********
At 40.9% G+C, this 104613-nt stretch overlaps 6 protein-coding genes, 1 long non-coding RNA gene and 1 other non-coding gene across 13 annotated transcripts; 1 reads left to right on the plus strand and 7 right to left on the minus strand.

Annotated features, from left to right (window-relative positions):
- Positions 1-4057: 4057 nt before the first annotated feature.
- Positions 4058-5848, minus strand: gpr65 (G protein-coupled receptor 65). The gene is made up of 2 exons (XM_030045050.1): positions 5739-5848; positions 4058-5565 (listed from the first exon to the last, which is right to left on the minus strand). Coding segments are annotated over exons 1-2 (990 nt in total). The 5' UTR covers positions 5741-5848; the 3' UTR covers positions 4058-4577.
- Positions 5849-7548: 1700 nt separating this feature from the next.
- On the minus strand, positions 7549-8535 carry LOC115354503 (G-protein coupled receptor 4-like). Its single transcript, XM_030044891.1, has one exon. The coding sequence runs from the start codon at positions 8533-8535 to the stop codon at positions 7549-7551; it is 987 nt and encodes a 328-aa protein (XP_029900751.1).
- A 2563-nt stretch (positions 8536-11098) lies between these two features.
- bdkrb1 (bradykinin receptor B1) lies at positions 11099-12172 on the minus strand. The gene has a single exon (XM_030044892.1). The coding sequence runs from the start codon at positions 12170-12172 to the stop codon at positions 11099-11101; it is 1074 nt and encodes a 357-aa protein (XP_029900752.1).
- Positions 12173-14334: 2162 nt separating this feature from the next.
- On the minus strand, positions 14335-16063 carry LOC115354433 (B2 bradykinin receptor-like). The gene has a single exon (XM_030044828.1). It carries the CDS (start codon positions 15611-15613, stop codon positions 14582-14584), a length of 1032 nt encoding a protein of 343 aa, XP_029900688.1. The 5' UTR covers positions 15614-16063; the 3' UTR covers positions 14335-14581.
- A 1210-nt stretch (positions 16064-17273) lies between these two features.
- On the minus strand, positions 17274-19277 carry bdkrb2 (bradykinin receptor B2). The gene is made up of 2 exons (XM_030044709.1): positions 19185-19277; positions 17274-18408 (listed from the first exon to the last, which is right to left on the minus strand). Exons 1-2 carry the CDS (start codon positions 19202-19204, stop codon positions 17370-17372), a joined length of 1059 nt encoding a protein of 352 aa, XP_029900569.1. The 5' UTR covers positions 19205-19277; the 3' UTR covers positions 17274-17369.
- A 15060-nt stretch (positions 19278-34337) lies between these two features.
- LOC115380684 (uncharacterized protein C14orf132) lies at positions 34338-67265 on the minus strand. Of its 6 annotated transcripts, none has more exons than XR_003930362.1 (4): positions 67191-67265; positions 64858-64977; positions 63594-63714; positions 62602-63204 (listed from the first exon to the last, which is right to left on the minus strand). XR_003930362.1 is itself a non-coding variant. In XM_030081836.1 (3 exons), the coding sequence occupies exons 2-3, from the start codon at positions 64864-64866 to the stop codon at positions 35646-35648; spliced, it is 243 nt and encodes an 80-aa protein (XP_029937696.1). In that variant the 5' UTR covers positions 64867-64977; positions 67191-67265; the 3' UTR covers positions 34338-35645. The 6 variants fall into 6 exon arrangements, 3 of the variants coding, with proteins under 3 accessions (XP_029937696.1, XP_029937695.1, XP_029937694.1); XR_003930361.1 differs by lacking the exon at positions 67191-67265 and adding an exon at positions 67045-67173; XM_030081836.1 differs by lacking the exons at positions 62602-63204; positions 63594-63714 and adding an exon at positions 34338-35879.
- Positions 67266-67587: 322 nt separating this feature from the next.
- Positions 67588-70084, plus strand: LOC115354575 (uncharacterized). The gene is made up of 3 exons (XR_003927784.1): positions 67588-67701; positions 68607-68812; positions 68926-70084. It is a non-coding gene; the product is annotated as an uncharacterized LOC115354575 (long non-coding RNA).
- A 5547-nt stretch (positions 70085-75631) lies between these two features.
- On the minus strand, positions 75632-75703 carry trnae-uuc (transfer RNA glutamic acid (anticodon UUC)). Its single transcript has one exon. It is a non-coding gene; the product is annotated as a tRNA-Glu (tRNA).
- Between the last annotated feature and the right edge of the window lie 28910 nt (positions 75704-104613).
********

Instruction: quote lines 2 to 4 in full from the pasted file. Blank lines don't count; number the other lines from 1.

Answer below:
Annotated features, from left to right (window-relative positions):
- Positions 1-4057: 4057 nt before the first annotated feature.
- Positions 4058-5848, minus strand: gpr65 (G protein-coupled receptor 65). The gene is made up of 2 exons (XM_030045050.1): positions 5739-5848; positions 4058-5565 (listed from the first exon to the last, which is right to left on the minus strand). Coding segments are annotated over exons 1-2 (990 nt in total). The 5' UTR covers positions 5741-5848; the 3' UTR covers positions 4058-4577.